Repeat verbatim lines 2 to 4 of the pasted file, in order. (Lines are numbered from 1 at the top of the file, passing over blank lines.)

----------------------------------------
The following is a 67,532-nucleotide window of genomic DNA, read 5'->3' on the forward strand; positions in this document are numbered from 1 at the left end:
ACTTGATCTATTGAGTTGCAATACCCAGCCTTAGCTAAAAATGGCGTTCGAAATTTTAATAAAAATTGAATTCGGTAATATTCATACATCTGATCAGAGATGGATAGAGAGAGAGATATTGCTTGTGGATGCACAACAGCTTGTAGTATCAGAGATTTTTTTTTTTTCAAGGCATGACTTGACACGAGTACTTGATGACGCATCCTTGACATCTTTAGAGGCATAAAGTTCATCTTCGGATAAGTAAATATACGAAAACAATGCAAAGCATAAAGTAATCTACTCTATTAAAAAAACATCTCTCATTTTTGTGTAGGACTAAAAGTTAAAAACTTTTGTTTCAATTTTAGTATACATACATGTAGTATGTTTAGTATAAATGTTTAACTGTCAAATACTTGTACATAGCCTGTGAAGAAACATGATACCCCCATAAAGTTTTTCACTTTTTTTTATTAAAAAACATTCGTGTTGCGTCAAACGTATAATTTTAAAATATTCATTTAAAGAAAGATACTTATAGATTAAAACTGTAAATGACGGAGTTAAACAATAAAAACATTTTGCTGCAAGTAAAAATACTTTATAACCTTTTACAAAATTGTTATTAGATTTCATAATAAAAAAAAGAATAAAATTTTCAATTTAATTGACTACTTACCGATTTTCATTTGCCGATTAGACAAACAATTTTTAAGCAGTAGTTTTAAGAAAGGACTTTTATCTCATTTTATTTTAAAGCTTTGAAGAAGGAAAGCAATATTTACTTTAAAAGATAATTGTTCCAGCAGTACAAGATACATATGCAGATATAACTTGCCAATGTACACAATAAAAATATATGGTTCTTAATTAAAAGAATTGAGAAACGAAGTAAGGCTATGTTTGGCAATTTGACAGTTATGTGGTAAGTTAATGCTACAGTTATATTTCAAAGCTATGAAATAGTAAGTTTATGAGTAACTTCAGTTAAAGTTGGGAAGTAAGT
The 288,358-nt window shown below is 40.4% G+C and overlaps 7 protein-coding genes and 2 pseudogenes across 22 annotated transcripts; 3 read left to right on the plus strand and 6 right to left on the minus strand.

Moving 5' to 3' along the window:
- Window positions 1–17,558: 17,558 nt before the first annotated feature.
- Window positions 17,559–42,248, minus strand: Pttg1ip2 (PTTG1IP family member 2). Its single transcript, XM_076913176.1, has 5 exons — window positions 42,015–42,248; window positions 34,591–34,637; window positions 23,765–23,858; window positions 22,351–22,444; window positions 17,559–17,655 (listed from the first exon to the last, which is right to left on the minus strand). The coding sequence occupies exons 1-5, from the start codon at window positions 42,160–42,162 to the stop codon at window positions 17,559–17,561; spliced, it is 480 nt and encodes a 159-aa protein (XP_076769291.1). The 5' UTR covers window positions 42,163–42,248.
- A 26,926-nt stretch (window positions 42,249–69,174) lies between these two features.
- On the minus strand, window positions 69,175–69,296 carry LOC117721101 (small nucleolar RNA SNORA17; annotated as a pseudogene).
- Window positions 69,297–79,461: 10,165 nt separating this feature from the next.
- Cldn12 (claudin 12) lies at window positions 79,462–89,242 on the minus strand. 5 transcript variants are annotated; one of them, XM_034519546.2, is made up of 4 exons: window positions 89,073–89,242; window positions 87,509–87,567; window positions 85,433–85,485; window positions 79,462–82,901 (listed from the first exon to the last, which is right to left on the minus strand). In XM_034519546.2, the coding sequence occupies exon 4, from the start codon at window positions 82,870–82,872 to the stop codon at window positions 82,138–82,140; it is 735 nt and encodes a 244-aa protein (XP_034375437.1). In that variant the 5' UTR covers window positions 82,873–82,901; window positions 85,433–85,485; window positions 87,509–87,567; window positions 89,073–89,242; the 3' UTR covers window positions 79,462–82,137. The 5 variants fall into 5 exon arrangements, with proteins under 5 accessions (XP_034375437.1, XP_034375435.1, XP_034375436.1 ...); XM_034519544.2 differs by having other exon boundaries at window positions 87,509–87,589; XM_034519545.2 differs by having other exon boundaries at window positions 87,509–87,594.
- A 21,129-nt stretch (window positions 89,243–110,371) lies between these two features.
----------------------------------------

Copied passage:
ACTTGATCTATTGAGTTGCAATACCCAGCCTTAGCTAAAAATGGCGTTCGAAATTTTAATAAAAATTGAATTCGGTAATATTCATACATCTGATCAGAGATGGATAGAGAGAGAGATATTGCTTGTGGATGCACAACAGCTTGTAGTATCAGAGATTTTTTTTTTTTCAAGGCATGACTTGACACGAGTACTTGATGACGCATCCTTGACATCTTTAGAGGCATAAAGTTCATCTTCGGATAAGTAAATATACGAAAACAATGCAAAGCATAAAGTAATCTACTCTATTAAAAAAACATCTCTCATTTTTGTGTAGGACTAAAAGTTAAAAACTTTTGTTTCAATTTTAGTATACATACATGTAGTATGTTTAGTATAAATGTTTAACTGTCAAATACTTGTACATAGCCTGTGAAGAAACATGATACCCCCATAAAGTTTTTCACTTTTTTTTATTAAAAAACATTCGTGTTGCGTCAAACGTATAATTTTAAAATATTCATTTAAAGAAAGATACTTATAGATTAAAACTGTAAATGACGGAGTTAAACAATAAAAACATTTTGCTGCAAGTAAAAATACTTTATAACCTTTTACAAAATTGTTATTAGATTTCATAATAAAAAAAAGAATAAAATTTTCAATTTAATTGACTACTTACCGATTTTCATTTGCCGATTAGACAAACAATTTTTAAGCAGTAGTTTTAAGAAAGGACTTTTATCTCATTTTATTTTAAAGCTTTGAAGAAGGAAAGCAATATTTACTTTAAAAGATAATTGTTCCAGCAGTACAAGATACATATGCAGATATAACTTGCCAATGTACACAATAAAAATATATGGTTCTTAATTAAAAGAATTGAGAAACGAAGTAAGGCTATGTTTGGCAATTTGACAGTTATGTGGTAAGTTAATGCTACAGTTATATTTCAAAGCTATGAAATAGTAAGTTTATGAGTAACTTCAGTTAAAGTTGGGAAGTAAGT
The 288,358-nt window shown below is 40.4% G+C and overlaps 7 protein-coding genes and 2 pseudogenes across 22 annotated transcripts; 3 read left to right on the plus strand and 6 right to left on the minus strand.

Moving 5' to 3' along the window: